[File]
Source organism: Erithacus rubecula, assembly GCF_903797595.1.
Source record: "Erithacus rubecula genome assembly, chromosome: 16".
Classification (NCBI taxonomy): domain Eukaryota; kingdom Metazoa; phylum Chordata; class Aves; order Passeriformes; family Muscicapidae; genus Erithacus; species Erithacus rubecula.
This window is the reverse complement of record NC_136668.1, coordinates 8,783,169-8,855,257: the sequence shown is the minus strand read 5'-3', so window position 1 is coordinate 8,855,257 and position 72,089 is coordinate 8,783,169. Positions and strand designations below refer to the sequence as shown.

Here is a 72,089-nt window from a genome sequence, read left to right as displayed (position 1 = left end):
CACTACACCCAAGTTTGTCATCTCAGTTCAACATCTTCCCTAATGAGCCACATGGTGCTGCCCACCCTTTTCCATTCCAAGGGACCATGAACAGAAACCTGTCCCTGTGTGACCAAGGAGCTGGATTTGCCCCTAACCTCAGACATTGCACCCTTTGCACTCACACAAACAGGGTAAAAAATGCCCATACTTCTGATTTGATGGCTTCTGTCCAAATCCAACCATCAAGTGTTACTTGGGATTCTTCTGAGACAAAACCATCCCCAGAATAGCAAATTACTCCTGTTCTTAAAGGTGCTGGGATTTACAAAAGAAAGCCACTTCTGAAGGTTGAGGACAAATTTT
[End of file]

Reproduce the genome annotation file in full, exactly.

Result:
Source organism: Erithacus rubecula, assembly GCF_903797595.1.
Source record: "Erithacus rubecula genome assembly, chromosome: 16".
Classification (NCBI taxonomy): domain Eukaryota; kingdom Metazoa; phylum Chordata; class Aves; order Passeriformes; family Muscicapidae; genus Erithacus; species Erithacus rubecula.
This window is the reverse complement of record NC_136668.1, coordinates 8,783,169-8,855,257: the sequence shown is the minus strand read 5'-3', so window position 1 is coordinate 8,855,257 and position 72,089 is coordinate 8,783,169. Positions and strand designations below refer to the sequence as shown.

Here is a 72,089-nt window from a genome sequence, read left to right as displayed (position 1 = left end):
CACTACACCCAAGTTTGTCATCTCAGTTCAACATCTTCCCTAATGAGCCACATGGTGCTGCCCACCCTTTTCCATTCCAAGGGACCATGAACAGAAACCTGTCCCTGTGTGACCAAGGAGCTGGATTTGCCCCTAACCTCAGACATTGCACCCTTTGCACTCACACAAACAGGGTAAAAAATGCCCATACTTCTGATTTGATGGCTTCTGTCCAAATCCAACCATCAAGTGTTACTTGGGATTCTTCTGAGACAAAACCATCCCCAGAATAGCAAATTACTCCTGTTCTTAAAGGTGCTGGGATTTACAAAAGAAAGCCACTTCTGAAGGTTGAGGACAAATTTT